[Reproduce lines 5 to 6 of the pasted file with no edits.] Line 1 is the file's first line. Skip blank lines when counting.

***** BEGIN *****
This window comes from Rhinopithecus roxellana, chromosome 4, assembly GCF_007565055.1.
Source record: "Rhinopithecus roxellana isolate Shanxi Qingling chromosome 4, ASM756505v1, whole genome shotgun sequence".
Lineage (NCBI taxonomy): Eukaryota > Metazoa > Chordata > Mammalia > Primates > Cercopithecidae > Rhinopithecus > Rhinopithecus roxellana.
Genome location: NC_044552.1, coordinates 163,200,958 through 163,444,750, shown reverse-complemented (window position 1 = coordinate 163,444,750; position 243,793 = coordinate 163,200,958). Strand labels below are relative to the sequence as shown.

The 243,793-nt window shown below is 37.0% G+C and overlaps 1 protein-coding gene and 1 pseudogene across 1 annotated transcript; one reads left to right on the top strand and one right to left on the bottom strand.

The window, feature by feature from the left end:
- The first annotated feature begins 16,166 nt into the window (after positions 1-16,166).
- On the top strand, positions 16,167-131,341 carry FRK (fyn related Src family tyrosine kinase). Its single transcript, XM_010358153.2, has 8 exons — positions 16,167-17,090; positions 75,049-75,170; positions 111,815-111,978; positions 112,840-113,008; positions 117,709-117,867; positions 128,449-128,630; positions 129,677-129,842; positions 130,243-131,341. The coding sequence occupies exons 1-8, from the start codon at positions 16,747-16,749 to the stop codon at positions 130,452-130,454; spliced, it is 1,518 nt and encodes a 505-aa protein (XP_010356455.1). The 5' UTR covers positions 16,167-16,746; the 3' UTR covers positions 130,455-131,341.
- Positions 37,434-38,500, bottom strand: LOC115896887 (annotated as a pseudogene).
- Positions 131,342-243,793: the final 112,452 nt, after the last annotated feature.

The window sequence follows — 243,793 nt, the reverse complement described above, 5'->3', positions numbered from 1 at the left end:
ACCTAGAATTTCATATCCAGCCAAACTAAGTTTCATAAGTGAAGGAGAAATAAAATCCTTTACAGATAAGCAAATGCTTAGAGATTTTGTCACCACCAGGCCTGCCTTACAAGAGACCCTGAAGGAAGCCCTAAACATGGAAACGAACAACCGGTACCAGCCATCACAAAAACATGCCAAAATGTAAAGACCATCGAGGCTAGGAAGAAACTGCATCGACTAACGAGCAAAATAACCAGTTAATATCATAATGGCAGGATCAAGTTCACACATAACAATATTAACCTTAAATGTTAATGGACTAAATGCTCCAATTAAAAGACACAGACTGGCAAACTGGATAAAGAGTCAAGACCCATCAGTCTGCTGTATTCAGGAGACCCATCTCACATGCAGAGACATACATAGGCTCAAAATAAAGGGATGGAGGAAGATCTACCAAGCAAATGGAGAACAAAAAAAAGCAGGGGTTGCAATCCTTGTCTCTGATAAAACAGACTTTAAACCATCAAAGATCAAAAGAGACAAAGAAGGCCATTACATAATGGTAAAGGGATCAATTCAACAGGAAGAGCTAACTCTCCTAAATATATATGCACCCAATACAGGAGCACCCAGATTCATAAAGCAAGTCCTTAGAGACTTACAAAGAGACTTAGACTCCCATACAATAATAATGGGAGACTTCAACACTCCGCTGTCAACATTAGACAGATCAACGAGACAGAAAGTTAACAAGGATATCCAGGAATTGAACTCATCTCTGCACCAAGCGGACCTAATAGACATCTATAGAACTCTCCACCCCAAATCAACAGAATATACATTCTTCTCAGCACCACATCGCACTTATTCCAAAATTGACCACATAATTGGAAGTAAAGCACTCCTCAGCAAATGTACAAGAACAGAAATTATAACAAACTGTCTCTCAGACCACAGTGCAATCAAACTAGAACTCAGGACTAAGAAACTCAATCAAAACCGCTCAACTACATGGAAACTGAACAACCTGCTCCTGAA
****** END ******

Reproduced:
The 243,793-nt window shown below is 37.0% G+C and overlaps 1 protein-coding gene and 1 pseudogene across 1 annotated transcript; one reads left to right on the top strand and one right to left on the bottom strand.

The window, feature by feature from the left end: